Trip Start Jan 20, 2007
Trip End May 06, 2007

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Where I stayed

Flag of Fiji  , Viti Levu,
Saturday, April 28, 2007

Today we drove past a prison which looked rather flimsy. Our guides uncle was a security guard there so he stopped to say hello and that and while we were waiting, all the prisoners came up to the fences and were happilly waving at us. We were just thinking how poor the security looked and how easy it must be for them to escape, when one of the guards opened the gate and let out a prisoner who casually strolled down the road. 'Ummm isnt that a prisoner?' and our guide replied, 'yeh man, hes just going for a wander to chill out. He'll come back later' HA Amazing. Fiji time! Its just so relaxed here. We also loved it as whenever we were driving through anywhere, everyone stopped what they were doing to excitedly wave at us! The most friendly, welcoming place I have ever been.

We also went past the grave of Fiji's biggest canniball eater. There were 99 skulls around the house perimeter!! Back in the day the Feejee islands were actually known as the 'Canniball Islands', something which does not go on anymore!

Then we arrived at Sabeto Hotpools. As with everything else in Fiji, these have been left in their natural state... so the mudpool is basically a big hole in the grass dug down and full of thick mud. As I got in you kind of just sink down feeling it all squelch in your toes. It was quite full of sticks too. Then as we were merrily plastering ourselves in the stuff (people pay a fortune for mud posh mud treatments!) we then heard a rather loud 'MOOOOOOO', so turned round and there was a cow right next to us. Hmmm, I hope this is all just mud I'm slapping on my face..!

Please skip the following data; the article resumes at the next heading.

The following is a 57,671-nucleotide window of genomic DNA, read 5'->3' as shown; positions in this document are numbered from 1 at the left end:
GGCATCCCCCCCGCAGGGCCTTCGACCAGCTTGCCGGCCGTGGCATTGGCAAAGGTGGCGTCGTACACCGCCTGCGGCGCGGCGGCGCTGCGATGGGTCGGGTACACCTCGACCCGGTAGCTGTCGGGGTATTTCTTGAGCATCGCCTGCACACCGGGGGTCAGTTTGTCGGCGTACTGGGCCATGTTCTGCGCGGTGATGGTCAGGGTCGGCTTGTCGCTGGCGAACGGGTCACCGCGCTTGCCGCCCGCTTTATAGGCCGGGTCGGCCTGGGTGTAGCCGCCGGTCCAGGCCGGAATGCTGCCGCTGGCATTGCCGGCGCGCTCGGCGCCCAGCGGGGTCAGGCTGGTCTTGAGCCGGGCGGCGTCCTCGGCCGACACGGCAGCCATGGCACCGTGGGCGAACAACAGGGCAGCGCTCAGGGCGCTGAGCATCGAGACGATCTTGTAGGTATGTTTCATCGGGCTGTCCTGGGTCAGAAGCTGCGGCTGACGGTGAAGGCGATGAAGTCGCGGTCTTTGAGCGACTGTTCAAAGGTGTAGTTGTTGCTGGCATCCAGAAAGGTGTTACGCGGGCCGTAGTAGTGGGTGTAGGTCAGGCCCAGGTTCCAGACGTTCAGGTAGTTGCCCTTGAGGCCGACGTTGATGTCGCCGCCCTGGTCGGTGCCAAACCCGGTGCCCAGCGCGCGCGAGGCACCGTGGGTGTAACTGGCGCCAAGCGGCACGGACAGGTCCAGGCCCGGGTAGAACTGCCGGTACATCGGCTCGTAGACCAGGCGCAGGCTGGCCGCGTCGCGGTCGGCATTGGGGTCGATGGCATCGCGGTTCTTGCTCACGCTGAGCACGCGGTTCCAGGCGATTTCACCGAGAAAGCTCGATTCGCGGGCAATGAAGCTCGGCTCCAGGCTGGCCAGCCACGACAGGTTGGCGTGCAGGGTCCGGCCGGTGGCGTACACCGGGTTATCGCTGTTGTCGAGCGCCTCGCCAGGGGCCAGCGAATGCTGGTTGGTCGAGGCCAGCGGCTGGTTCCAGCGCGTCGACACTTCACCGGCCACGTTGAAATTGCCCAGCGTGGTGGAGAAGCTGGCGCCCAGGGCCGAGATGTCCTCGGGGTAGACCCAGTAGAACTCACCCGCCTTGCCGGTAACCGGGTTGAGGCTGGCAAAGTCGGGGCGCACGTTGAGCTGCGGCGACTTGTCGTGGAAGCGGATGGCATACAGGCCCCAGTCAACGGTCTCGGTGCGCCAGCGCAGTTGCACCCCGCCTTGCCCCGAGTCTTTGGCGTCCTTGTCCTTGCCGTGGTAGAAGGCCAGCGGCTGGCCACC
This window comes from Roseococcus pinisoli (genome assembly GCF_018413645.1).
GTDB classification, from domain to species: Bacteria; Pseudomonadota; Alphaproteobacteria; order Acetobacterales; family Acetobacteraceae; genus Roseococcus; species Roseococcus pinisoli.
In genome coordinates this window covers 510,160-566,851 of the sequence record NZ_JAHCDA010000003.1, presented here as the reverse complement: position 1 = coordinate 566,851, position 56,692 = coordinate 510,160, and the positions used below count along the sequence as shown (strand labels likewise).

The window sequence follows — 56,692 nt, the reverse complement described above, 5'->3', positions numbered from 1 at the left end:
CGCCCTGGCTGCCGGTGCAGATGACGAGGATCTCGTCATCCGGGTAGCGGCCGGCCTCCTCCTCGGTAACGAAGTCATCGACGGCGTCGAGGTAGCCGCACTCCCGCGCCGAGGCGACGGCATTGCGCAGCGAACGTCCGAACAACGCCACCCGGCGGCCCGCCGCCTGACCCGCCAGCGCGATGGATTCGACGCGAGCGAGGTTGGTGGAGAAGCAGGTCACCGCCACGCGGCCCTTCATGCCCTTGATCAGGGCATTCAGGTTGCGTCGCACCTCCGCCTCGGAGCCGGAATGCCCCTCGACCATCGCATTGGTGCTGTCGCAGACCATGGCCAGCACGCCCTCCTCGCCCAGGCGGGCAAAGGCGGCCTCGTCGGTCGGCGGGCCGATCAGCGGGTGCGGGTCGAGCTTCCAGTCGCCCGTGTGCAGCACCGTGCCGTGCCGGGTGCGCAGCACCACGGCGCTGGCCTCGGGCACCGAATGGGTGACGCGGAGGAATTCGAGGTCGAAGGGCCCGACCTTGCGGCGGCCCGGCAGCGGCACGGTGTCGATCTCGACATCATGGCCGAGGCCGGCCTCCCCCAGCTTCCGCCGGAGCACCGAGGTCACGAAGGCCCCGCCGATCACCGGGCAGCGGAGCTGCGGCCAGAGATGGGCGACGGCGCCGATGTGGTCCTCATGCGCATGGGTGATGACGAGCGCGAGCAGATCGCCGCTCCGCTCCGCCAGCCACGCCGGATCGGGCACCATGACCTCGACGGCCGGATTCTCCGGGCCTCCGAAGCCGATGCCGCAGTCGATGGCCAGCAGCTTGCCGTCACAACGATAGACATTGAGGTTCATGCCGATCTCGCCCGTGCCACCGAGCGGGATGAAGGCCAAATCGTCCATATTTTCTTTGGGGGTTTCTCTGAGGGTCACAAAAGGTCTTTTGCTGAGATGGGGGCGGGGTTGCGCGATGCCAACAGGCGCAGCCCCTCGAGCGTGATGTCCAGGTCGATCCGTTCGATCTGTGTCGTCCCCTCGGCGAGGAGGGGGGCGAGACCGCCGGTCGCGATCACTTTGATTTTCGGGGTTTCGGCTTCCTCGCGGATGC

They call cows in Fiji 'bullamacows'. The story behind this we were told is when Westerners arrived, they introduced cows to the islands to help them sustain themselves and told them that they were cows. Later they brought some bulls over (to help re-populate the cows) and told them they were called bulls. But the Fijians were confused as they had been told they were called cows, so they opted for a mixture of the two. Hence, bullamacow!

Following the mud pool we were then able to wash off in some natural hot pools and my skin felt lovely and soft from the mud treatment! We then continued on back to Nadi where we had a few days to chill out and explore. One day we walked into town and were drawn into a shop selling all sorts of local crafts and hand-made souvenirs. The man in there was so friendly and he ushered us into the back where he called some of his mates over and gave us a kava ceremony! He then invited us round his home for dinner that evening but I was so embarrassed as I felt I had nothing to give him in return that I couldnt accept. Which is a shame as he didnt want anything in return, the people here are just so friendly! I bet it would have been a fun evening.

So my experience of Fiji was absolutely incredible. Like nowhere else I have ever experienced I hope to be able to come back one day!
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